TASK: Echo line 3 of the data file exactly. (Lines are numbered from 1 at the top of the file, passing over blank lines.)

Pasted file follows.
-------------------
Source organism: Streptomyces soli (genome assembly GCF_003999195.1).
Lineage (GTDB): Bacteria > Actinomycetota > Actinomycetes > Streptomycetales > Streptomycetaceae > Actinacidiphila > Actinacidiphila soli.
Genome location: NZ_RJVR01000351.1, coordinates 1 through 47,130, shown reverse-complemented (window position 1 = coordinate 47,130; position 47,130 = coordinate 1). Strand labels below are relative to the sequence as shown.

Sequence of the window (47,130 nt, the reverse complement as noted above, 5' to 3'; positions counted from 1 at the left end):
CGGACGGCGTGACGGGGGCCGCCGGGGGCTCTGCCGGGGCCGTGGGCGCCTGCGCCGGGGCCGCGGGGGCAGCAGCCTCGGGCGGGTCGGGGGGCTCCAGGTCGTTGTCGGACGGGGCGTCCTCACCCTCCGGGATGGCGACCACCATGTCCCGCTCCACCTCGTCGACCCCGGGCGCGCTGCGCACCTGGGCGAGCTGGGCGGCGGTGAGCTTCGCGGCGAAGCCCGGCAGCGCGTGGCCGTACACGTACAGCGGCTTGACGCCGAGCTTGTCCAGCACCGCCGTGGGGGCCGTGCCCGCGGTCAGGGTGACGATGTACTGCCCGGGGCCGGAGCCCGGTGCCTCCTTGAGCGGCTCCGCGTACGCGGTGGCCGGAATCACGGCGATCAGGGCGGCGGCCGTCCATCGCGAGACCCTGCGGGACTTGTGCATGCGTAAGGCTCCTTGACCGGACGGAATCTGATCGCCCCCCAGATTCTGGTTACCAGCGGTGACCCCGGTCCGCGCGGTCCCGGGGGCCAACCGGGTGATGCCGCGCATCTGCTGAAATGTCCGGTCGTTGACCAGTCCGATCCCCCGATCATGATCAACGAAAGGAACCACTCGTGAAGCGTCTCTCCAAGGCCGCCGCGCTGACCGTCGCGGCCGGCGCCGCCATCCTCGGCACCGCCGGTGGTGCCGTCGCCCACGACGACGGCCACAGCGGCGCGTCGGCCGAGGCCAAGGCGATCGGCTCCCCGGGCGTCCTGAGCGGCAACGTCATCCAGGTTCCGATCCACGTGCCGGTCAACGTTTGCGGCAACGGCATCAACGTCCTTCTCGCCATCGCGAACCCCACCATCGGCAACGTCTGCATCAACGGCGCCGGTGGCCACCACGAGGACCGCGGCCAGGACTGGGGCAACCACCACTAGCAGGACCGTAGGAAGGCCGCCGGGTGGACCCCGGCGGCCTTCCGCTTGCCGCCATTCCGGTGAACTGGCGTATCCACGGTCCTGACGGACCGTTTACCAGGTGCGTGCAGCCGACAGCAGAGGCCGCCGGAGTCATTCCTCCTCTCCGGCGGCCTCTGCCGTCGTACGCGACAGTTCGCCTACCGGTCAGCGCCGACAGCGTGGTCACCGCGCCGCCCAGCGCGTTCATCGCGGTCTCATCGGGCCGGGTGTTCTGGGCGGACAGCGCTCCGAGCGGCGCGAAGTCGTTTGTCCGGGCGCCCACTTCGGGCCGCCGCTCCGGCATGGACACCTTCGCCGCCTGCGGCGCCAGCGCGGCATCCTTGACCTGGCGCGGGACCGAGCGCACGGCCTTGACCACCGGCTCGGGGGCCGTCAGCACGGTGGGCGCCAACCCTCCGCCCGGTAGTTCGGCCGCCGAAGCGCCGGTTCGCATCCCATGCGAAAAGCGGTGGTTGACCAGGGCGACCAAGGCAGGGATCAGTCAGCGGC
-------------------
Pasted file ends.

Genome location: NZ_RJVR01000351.1, coordinates 1 through 47,130, shown reverse-complemented (window position 1 = coordinate 47,130; position 47,130 = coordinate 1). Strand labels below are relative to the sequence as shown.